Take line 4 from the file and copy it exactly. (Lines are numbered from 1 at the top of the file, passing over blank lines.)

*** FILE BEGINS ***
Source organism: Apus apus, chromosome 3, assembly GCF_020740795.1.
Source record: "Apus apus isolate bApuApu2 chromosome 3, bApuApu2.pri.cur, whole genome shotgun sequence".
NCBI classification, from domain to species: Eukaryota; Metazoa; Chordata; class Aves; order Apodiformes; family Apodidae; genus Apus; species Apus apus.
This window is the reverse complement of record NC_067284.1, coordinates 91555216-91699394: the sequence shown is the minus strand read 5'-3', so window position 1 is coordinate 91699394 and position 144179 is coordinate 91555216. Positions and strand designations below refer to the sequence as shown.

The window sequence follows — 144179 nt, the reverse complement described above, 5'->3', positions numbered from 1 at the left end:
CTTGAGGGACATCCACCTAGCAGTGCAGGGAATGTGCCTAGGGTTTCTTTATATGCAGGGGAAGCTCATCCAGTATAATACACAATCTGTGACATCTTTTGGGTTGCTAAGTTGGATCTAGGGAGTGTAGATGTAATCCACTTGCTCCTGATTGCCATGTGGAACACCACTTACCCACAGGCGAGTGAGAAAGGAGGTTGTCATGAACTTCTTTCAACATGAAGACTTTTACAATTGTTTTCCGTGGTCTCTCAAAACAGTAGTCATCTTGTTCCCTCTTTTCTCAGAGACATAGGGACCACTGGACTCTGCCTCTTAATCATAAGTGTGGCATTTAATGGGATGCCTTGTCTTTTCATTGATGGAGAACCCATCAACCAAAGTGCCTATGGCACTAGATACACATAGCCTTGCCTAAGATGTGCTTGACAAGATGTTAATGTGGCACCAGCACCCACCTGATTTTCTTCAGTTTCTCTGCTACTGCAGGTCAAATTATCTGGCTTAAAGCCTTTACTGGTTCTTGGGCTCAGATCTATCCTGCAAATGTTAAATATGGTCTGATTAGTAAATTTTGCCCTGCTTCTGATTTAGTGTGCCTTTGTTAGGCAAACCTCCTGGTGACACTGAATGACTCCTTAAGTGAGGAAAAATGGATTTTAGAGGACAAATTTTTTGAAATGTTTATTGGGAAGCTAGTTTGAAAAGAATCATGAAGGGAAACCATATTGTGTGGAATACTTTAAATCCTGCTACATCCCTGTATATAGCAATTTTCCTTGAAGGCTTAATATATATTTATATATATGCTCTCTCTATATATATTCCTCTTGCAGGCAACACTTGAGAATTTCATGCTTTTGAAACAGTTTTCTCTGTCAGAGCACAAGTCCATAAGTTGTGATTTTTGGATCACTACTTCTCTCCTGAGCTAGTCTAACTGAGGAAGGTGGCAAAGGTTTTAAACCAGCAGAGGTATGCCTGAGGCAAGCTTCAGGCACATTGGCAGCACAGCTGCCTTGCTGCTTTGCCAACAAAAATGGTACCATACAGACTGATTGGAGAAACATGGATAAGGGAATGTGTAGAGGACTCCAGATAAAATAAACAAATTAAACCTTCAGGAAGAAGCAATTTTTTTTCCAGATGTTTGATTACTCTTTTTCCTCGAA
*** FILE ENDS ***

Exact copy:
This window is the reverse complement of record NC_067284.1, coordinates 91555216-91699394: the sequence shown is the minus strand read 5'-3', so window position 1 is coordinate 91699394 and position 144179 is coordinate 91555216. Positions and strand designations below refer to the sequence as shown.